A buyer who has ever committed to a wrong purchase knows the nagging feeling that accompanies the realization that committing to the purchase of a product was entirely unnecessary. Often informally referred to as "Buyer's Remorse," this feeling of extreme regret usually accompanies very expensive purchases, such as automobiles or real estate. Recognizing that consumers do not always make the soundest purchases, the California legislature has provided state laws that give consumers the right to cancel certain contracts after a short period of time (i.e., cooling-off period) if those contracts fall under the Buyer's Remorse exception.
What Types of Contracts Fall Under the Buyer's Remorse Exception?
Whether or not a contract falls under the Buyer's Remorse exception is entirely up to the governing law in a jurisdiction. For example, California does not provide a cancellation period for automobile sales and leases. Unless a specific dealership or lease agreement provides otherwise, buyers do not have the option to cancel an automobile sale or lease without first showing legal cause. In looking to determine whether a buyer may cancel a contract after a showing of legal cause, courts will often look for instances of fraud, undue influence, illegality, or a breach of a duty. However, under California Civil Code section 1689.6(a), buyers maintain the right to cancel a contract from door-to-door sales within three days. The intent of this statute is to protect buyers from overly ambitious salespeople and give buyers the opportunity to reflect on their purchases without the overbearing presence of the salesperson.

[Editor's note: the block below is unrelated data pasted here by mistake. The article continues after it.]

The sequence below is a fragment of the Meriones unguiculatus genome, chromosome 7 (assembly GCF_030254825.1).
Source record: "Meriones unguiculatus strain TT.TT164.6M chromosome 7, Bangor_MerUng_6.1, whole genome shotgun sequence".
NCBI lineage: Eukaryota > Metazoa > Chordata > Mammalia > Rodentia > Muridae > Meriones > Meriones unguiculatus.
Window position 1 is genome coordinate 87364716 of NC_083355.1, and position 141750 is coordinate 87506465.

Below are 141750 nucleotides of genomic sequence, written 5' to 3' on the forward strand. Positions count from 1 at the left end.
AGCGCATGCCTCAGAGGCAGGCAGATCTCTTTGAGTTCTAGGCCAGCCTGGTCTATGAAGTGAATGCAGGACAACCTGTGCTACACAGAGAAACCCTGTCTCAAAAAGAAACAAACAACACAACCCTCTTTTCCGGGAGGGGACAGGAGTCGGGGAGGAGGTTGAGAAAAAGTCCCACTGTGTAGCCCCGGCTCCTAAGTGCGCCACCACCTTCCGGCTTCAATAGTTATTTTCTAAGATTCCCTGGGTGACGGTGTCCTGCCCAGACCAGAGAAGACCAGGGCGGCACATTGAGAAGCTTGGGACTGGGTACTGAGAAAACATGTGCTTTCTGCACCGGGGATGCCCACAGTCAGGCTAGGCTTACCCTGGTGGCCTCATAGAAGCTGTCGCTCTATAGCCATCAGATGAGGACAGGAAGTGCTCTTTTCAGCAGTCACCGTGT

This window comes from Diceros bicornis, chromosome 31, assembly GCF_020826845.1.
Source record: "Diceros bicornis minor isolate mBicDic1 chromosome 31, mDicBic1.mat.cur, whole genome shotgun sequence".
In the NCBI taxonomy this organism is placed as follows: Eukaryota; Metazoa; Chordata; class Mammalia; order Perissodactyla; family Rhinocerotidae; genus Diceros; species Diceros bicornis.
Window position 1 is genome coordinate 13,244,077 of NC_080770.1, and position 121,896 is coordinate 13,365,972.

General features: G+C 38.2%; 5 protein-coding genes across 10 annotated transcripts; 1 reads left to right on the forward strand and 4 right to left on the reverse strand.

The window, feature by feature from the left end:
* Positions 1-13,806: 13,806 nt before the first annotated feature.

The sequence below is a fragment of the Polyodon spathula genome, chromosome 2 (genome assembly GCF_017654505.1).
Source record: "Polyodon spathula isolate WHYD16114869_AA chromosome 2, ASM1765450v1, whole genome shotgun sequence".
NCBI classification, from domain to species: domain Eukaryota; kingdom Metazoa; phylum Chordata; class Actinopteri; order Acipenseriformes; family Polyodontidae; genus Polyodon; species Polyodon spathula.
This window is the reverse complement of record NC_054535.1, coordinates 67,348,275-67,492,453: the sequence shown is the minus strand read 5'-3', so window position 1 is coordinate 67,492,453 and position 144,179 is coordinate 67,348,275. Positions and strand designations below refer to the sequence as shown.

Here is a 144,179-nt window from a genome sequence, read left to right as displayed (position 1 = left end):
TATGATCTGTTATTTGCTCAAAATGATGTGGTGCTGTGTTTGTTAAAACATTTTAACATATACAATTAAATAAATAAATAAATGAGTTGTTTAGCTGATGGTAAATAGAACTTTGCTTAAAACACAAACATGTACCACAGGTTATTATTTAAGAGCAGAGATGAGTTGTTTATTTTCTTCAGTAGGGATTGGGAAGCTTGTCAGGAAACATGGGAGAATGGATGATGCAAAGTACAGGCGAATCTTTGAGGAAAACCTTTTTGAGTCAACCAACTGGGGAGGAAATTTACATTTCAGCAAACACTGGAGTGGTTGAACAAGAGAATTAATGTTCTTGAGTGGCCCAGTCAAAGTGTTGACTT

What Is the Required Cancellation Procedure Under Buyer's Remorse Exception?
For contracts that fall under the Buyer's Remorse exception, the buyer does not need to establish any reason for cancelling the contract. However, it is important to note that this opportunity does not exist for all transactions, and consumers should take care to consult with an attorney to learn about applicable contract cancellation statutes in the specific jurisdiction. Generally, there are no penalties for cancelling contracts that fall within the Buyer's Remorse exception. Typically, to cancel a contract, a buyer will need to provide the seller with a written notice of cancellation. However, a buyer must provide such notice within the period of time allowed by the statute. Otherwise, the buyer will need to meet the traditional requirements for cancelling a contract. There may also be specific mailing requirements for the notice of cancellation. Buyers looking to cancel a contract within a Buyer's Remorse exception should seek legal counsel to ensure they are complying with all statutory requirements.
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